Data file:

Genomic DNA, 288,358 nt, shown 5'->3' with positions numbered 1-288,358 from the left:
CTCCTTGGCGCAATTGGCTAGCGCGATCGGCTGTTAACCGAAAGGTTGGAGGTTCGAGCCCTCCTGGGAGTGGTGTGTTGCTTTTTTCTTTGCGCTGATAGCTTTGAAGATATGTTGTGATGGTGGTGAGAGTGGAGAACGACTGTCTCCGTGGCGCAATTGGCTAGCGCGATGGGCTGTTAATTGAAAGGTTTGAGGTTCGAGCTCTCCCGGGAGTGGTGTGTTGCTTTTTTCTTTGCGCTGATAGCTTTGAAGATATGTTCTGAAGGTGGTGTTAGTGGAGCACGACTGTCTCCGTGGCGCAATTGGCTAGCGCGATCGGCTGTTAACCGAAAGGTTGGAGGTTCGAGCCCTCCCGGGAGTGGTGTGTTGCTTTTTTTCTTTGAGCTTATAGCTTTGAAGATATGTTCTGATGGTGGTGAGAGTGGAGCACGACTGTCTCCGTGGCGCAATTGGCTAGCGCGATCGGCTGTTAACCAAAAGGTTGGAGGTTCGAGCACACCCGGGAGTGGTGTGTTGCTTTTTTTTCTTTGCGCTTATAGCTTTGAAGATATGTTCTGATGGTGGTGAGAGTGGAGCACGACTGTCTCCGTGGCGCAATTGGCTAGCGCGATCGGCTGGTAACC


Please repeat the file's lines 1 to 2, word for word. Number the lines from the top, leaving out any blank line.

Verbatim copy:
Genomic DNA, 288,358 nt, shown 5'->3' with positions numbered 1-288,358 from the left:
CTCCTTGGCGCAATTGGCTAGCGCGATCGGCTGTTAACCGAAAGGTTGGAGGTTCGAGCCCTCCTGGGAGTGGTGTGTTGCTTTTTTCTTTGCGCTGATAGCTTTGAAGATATGTTGTGATGGTGGTGAGAGTGGAGAACGACTGTCTCCGTGGCGCAATTGGCTAGCGCGATGGGCTGTTAATTGAAAGGTTTGAGGTTCGAGCTCTCCCGGGAGTGGTGTGTTGCTTTTTTCTTTGCGCTGATAGCTTTGAAGATATGTTCTGAAGGTGGTGTTAGTGGAGCACGACTGTCTCCGTGGCGCAATTGGCTAGCGCGATCGGCTGTTAACCGAAAGGTTGGAGGTTCGAGCCCTCCCGGGAGTGGTGTGTTGCTTTTTTTCTTTGAGCTTATAGCTTTGAAGATATGTTCTGATGGTGGTGAGAGTGGAGCACGACTGTCTCCGTGGCGCAATTGGCTAGCGCGATCGGCTGTTAACCAAAAGGTTGGAGGTTCGAGCACACCCGGGAGTGGTGTGTTGCTTTTTTTTCTTTGCGCTTATAGCTTTGAAGATATGTTCTGATGGTGGTGAGAGTGGAGCACGACTGTCTCCGTGGCGCAATTGGCTAGCGCGATCGGCTGGTAACC